About Windows and Views
In iOS, you use windows and views to present your application’s content on the screen. Windows do not have any visible content themselves but provide a basic container for your application’s views. Views define a portion of a window that you want to fill with some content. For example, you might have views that display images, text, shapes, or some combination thereof. You can also use views to organize and manage other views.
At a Glance
Every application has at least one window and one view for presenting its content. UIKit and other system frameworks provide predefined views that you can use to present your content. These views range from simple buttons and text labels to more complex views such as table views, picker views, and scroll views. In places where the predefined views do not provide what you need, you can also define custom views and manage the drawing and event handling yourself.
Views Manage Your Application’s Visual Content
A view is an instance of the
UIView class (or one of its subclasses) and manages a rectangular area in your application window. Views are responsible for drawing content, handling multitouch events, and managing the layout of any subviews. Drawing involves using graphics technologies such as Core Graphics, OpenGL ES, or UIKit to draw shapes, images, and text inside a view’s rectangular area. A view responds to touch events in its rectangular area either by using gesture recognizers or by handling touch events directly. In the view hierarchy, parent views are responsible for positioning and sizing their child views and can do so dynamically. This ability to modify child views dynamically lets your views adjust to changing conditions, such as interface rotations and animations.
You can think of views as building blocks that you use to construct your user interface. Rather than use one view to present all of your content, you often use several views to build a view hierarchy. Each view in the hierarchy presents a particular portion of your user interface and is generally optimized for a specific type of content. For example, UIKit has views specifically for presenting images, text and other types of content.
Windows Coordinate the Display of Your Views
A window is an instance of the
UIWindow class and handles the overall presentation of your application’s user interface. Windows work with views (and their owning view controllers) to manage interactions with, and changes to, the visible view hierarchy. For the most part, your application’s window never changes. After the window is created, it stays the same and only the views displayed by it change. Every application has at least one window that displays the application’s user interface on a device’s main screen. If an external display is connected to the device, applications can create a second window to present content on that screen as well.
Animations Provide the User with Visible Feedback for Interface Changes
Animations provide users with visible feedback about changes to your view hierarchy. The system defines standard animations for presenting modal views and transitioning between different groups of views. However, many attributes of a view can also be animated directly. For example, through animation you can change the transparency of a view, its position on the screen, its size, its background color, or other attributes. And if you work directly with the view’s underlying Core Animation layer object, you can perform many other animations as well.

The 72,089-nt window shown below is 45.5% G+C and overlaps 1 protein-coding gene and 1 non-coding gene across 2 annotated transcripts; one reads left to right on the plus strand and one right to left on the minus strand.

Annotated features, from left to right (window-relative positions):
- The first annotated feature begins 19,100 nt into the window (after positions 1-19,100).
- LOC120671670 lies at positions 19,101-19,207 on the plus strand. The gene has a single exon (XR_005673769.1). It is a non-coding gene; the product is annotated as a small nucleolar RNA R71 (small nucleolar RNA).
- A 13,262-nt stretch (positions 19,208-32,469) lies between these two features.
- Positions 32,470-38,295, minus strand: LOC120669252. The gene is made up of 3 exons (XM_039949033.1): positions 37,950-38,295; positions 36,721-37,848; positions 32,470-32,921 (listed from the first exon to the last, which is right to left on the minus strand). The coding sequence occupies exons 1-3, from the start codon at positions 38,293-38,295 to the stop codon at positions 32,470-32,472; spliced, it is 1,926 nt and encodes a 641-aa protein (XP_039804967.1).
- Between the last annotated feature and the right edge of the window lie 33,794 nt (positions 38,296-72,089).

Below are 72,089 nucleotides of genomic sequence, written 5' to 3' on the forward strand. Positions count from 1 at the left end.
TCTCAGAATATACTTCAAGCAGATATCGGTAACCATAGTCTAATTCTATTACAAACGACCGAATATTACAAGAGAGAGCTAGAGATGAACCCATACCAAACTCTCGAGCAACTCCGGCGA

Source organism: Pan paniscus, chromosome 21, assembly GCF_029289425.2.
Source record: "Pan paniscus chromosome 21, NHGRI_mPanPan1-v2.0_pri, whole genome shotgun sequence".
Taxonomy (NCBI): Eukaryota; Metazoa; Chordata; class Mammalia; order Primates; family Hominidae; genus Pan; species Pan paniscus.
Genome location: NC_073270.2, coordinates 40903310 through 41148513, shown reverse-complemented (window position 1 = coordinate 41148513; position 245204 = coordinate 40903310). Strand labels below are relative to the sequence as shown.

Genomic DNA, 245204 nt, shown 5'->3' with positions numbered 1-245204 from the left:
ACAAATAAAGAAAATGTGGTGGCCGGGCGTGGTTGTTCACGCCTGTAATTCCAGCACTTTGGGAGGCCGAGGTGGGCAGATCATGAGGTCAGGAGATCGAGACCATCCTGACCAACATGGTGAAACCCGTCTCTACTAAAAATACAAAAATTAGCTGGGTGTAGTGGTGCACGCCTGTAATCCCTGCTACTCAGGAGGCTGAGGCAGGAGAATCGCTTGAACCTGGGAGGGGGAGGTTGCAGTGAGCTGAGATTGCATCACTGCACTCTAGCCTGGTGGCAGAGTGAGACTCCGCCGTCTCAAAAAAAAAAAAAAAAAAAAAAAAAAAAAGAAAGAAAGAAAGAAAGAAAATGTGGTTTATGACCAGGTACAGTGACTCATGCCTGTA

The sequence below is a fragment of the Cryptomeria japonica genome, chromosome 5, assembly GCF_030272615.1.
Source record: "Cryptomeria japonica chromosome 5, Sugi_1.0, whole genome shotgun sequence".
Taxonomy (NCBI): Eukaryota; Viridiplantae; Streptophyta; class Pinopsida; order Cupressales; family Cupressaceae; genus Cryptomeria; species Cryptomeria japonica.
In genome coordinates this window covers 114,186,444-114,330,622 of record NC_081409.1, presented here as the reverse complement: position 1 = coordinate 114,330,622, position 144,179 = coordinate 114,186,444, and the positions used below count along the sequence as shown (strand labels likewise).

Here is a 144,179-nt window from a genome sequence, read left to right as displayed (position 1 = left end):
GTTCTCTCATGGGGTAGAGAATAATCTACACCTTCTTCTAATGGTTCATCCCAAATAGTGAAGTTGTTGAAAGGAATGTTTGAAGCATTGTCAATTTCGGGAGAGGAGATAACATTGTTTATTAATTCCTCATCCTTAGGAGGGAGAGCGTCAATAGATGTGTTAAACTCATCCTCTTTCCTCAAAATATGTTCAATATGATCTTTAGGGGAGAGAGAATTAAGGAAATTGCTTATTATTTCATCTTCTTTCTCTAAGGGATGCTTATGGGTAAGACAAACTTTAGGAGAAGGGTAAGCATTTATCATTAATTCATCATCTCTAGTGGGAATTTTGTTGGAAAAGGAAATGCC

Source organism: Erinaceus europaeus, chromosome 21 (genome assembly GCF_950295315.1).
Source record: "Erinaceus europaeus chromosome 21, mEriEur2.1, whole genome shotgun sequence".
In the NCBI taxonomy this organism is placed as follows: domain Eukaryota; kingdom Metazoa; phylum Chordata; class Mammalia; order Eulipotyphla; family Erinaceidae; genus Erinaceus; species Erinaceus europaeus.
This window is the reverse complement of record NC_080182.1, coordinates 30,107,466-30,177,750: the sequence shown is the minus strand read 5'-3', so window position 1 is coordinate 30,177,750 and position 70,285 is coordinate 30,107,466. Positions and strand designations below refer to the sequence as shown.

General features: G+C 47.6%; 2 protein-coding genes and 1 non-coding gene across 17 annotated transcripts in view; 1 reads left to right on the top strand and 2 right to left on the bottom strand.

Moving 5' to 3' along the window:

The Role of Interface Builder
Interface Builder is an application that you use to graphically construct and configure your application’s windows and views. Using Interface Builder, you assemble your views and place them in a nib file, which is a resource file that stores a freeze-dried version of your views and other objects. When you load a nib file at runtime, the objects inside it are reconstituted into actual objects that your code can then manipulate programmatically.
Interface Builder greatly simplifies the work you have to do in creating your application’s user interface. Because support for Interface Builder and nib files is incorporated throughout iOS, little effort is required to incorporate nib files into your application’s design.
For more information about how to use Interface Builder, see Interface Builder User Guide. For information about how view controllers manage the nib files containing their views, see “Creating Custom Content View Controllers” in View Controller Programming Guide for iOS.
Because views are very sophisticated and flexible objects, it would be impossible to cover all of their behaviors in one document. However, other documents are available to help you learn about other aspects of managing views and your user interface as a whole.
View controllers are an important part of managing your application’s views. A view controller presides over all of the views in a single view hierarchy and facilitates the presentation of those views on the screen. For more information about view controllers and the role they play, see View Controller Programming Guide for iOS.
Views are the key recipients of gesture and touch events in your application. For more information about using gesture recognizers and handling touch events directly, see Event Handling Guide for iOS.
Custom views must use the available drawing technologies to render their content. For information about using these technologies to draw within your views, see Drawing and Printing Guide for iOS.
In places where the standard view animations are not sufficient, you can use Core Animation. For information about implementing animations using Core Animation, see Core Animation Programming Guide.